On the address http://www.columbia.edu/~rh120/ resides Michael Hauben & Ronda Hauben's Netizens: On the History and Impact of Usenet and the Internet, a work-in-progress comprising over one hundred pages.
In February 1997 the true inventors again made an invaluable contribution to the canon of Internet histories with their extremely interesting text A Brief History of the Internet, to be found at the URL http://www.isoc.org/internet/history/brief.shtml. The main author is Barry Leiner, but you also encounter Net.gods like Vinton Cerf and Jon Postel in the list of contributors.
Another unmissable figure in Internet history is Robert E. Kahn. He offers his views on " The Role of Government in the Evolution of the Internet" at http://www.nap.edu/readingroom/books/newpath/chap2.html
Leonard Kleinrock oversaw the installation of the first ARPANET node and tells about it at http://www.lk.cs.ucla.edu/LK/Inet/birth.html.
At http://www.prz.tu-berlin.de/~derek/internet/sources/net.history.thesis.html you can find Henry Edward Hardy's Master's Thesis from 1993, a very useful Net history.
In their "What is the Internet, Anyway" John S. Quarterman and Smoot Carl-Mitchell provide historical facts with a very technical flavour at http://ietf.org/rfc/rfc1935
Science Fiction arbiter Bruce Sterling delivers a short and refreshingly un-technical Internet history at http://w3.aces.uiuc.edu/AIM/scale/nethistory.html
"The Roads and Crossroads of Internet´s History" by Gregory R. Gromov is yet another (colorful) offer at the address http://www.netvalley.com/intval.html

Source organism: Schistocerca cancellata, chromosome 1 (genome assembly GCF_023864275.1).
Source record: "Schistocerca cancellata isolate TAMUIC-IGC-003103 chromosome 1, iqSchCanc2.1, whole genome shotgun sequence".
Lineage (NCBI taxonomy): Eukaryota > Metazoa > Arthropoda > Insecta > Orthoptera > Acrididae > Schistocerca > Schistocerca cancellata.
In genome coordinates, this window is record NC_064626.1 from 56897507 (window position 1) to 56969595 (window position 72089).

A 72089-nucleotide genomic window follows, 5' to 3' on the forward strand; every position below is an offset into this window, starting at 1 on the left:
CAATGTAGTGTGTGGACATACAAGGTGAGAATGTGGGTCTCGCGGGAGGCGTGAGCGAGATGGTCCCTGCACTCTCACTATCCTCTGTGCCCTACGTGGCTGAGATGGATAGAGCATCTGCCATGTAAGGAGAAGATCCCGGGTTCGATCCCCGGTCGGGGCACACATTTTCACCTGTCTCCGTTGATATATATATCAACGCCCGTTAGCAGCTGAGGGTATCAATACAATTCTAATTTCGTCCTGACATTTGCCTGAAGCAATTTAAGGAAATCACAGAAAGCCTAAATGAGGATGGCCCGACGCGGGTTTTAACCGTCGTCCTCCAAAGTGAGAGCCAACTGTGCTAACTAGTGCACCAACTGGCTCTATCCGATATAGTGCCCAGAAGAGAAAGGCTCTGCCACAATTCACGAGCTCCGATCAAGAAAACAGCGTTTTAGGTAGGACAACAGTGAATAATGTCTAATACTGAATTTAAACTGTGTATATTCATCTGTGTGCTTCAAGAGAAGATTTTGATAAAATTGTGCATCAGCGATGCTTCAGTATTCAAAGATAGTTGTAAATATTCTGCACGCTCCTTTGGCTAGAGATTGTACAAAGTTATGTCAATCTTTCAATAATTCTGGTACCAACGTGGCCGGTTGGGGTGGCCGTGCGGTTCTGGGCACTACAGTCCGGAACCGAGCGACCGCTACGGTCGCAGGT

For more personal accounts written by the people who actually were there, check out Vinton Cerf's text: "How the Internet Came to Be" at http://www.virtualschool.edu/mon/Internet/CerfHowInternetCame2B.html
You can also consult RFC (Request for Comments) 1000 by J. Reynolds & J. Postel, residing at http://public.planetmirror.com/pub/rfc/rfc1000.txt. This contains some very interesting comments on the early days of the ARPANET, the original packet-switching network made operational in September 1969.
For the ultimate desktop reference you need "Hobbes Internet Timeline" by Robert Hobbes Zakon, a phenomenally useful list of Net dates and events available at http://www.zakon.org/robert/internet/timeline/
Paul Baran was the man behind the concept of Distributed Communications Networks, a cornerstone concept in Internetworking. Read his seminal work at the RAND website: Publications in the "On Distributed Communications Series" are available at http://www.rand.org/publications/RM/baran.list.html
A good resource on Usenet history by Jan Schaumann can be found at http://www.netmeister.org/news/usenet/. More Usenet content and a short Usenet History on http://www.usenetbinaries.com.
Charles A. Gimon´s "IRC: The Net in Realtime" at http://www.skypoint.com/~gimonca/irc2.html tells the story of Internet Relay Chat.
On 1 November 1988 the infamous Internet Worm wrecked havoc on 10 % of the hosts existing on the Internet at that time. Donn Seeley of the University of Utah has compiled A Tour of The Worm at http://world.std.com/~franl/worm.html
Wes Sonnenreich tells the story of the all-important Internet Search Engines at http://www.wiley.com/legacy/compbooks/sonnenreich/history.html
WWW Co-founder Robert Cailliau has written "A Little History of the World Wide Web," a text residing at http://www.w3.org/History.html
You can also read the original proposal for the WWW by Tim Berners-Lee and R. Cailliau: "WorldWideWeb: Proposal for a HyperText Project." at http://www.w3.org/Proposal